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34. Every one desires virtue, because every one desires happiness.

35. His imbecility of character might have been inferred from his proneness to favourites; for all weak princes have this failing.-De Morgan.

36. He is brave who conquers his passions; he who resists temptation conquers his passions; so that he who resists temptation is brave.

37. Suicide is not always to be condemned; for it is but voluntary death, and this has been gladly embraced by many of the greatest heroes of antiquity.

38. Since all metals are elements, the most rare of all the metals must be the most rare of all the elements.

39. The express train alone does not stop at this station; and as the last train did not stop it must have been the express train.

40. Peel's remission of taxes was beneficial; the taxes remitted by Peel were indirect; therefore the remission of indirect taxes is beneficial.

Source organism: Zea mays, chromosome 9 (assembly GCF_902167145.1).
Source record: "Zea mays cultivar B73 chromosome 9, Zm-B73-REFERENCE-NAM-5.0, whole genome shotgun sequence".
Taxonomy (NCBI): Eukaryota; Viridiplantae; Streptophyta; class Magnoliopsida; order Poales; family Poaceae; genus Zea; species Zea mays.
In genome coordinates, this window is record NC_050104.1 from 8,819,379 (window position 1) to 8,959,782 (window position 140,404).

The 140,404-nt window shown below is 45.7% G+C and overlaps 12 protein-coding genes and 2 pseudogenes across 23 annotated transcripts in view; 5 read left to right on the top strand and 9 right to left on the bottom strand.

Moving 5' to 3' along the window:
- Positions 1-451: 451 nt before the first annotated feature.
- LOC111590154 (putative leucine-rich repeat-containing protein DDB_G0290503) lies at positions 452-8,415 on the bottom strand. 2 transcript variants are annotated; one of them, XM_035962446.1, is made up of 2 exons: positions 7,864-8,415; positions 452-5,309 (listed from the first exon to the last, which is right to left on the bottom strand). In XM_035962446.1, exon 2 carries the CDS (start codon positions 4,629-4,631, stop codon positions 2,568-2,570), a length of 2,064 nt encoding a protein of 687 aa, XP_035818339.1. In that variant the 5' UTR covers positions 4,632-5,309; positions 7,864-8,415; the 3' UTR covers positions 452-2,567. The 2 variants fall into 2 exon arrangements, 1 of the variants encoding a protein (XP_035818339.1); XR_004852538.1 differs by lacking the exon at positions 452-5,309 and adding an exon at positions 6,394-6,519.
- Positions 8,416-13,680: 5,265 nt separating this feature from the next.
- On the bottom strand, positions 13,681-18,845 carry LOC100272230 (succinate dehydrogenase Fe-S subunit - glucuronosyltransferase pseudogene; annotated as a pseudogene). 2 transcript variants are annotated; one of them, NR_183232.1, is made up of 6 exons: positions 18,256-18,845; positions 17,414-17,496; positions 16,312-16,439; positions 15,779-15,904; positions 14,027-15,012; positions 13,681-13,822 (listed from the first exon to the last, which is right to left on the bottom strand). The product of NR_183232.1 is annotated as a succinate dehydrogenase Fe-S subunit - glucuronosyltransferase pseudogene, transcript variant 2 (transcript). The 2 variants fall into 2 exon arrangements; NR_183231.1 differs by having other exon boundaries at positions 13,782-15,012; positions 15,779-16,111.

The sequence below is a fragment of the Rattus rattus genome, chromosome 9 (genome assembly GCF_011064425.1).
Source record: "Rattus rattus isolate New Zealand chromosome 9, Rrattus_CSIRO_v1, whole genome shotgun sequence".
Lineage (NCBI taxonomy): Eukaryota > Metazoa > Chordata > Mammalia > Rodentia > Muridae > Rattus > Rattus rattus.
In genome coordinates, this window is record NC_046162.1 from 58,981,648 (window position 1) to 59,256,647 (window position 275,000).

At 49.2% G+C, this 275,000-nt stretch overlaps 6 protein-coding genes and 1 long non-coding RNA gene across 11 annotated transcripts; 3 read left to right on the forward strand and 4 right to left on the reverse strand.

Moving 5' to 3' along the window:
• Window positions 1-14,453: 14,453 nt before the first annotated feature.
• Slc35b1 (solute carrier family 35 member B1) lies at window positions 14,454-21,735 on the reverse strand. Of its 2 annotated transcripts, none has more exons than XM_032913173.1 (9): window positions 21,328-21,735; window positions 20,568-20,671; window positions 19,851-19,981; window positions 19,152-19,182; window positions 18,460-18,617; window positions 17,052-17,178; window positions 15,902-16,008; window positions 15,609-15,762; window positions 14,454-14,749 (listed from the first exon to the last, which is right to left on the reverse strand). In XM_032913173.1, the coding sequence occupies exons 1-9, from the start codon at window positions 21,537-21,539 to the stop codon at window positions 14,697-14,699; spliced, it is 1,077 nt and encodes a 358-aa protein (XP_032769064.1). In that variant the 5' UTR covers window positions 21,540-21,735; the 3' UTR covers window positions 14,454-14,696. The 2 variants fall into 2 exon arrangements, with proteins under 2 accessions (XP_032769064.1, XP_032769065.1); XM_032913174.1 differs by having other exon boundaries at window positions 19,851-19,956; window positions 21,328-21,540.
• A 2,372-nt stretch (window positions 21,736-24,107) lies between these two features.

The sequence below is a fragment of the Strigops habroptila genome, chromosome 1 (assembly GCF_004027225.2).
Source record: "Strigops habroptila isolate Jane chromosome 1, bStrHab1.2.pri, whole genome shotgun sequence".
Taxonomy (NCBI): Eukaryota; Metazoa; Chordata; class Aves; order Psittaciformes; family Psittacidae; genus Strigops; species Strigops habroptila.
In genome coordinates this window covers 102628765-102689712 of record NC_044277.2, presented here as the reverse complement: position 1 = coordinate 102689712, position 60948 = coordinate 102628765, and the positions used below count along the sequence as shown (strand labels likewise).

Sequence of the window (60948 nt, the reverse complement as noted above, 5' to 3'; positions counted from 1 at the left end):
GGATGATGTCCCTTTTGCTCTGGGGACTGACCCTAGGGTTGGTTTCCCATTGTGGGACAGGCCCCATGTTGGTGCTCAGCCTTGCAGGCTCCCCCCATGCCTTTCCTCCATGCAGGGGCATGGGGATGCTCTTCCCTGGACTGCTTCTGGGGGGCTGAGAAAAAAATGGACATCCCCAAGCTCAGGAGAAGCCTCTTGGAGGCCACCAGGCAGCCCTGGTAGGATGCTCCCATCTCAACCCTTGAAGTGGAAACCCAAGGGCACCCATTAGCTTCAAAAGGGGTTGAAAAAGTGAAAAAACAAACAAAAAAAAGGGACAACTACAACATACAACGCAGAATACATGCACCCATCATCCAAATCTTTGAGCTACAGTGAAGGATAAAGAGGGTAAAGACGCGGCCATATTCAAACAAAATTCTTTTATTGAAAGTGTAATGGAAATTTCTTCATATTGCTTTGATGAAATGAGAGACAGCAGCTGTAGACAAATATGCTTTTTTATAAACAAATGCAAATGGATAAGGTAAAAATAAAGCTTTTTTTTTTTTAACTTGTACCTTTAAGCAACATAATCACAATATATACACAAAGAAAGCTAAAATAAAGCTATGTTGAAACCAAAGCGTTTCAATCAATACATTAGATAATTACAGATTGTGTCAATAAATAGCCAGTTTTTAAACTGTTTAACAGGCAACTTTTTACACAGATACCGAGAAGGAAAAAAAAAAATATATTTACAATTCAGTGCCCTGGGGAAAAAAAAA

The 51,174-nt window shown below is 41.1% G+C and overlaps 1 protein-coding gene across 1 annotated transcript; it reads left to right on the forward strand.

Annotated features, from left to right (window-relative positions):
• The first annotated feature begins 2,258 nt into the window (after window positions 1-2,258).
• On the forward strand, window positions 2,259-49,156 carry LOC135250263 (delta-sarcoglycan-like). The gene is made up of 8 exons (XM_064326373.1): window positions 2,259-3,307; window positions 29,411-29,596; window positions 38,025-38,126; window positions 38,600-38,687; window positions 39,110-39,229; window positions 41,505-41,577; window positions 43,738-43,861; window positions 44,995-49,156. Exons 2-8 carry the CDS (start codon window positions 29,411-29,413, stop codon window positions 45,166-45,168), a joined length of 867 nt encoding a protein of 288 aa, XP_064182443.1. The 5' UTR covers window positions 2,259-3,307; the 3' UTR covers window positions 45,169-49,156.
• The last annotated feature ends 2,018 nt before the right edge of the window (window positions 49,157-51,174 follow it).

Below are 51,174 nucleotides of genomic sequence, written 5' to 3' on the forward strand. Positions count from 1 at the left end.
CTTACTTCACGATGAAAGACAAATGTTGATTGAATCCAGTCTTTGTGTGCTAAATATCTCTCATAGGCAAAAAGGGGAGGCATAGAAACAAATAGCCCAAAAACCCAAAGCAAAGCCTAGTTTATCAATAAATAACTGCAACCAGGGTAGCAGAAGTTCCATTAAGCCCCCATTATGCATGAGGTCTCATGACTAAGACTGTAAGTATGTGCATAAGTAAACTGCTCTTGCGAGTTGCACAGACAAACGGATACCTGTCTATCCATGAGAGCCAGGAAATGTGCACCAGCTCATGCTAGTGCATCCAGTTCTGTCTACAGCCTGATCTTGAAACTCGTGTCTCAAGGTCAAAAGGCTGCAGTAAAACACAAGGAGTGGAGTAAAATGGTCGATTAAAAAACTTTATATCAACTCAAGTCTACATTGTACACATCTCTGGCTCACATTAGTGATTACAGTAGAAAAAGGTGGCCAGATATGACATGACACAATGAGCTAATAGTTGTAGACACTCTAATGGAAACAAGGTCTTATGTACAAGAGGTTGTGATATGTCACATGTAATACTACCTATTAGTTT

41. Books are a source both of instruction and amusement; a table of logarithms is a book; therefore it is a source both of instruction and amusement.

42. All desires are not blameable; all desires are liable to excess; therefore some things liable to excess are not blameable.

43. Whosoever intentionally kills another should suffer death; a soldier, therefore, who kills his enemy should suffer death.

44. Projectors are unfit to be trusted; this man has formed a project; therefore he is unfit to be trusted.

45. Few towns in the United Kingdom have more than

300,000 inhabitants; and as all such towns ought to be represented by three members in Parliament, it is evident that few towns ought to have three representatives.

46. All the works of Shakspeare cannot be read in a day; therefore the play of Hamlet, being one of the works of Shakspeare, cannot be read in a day.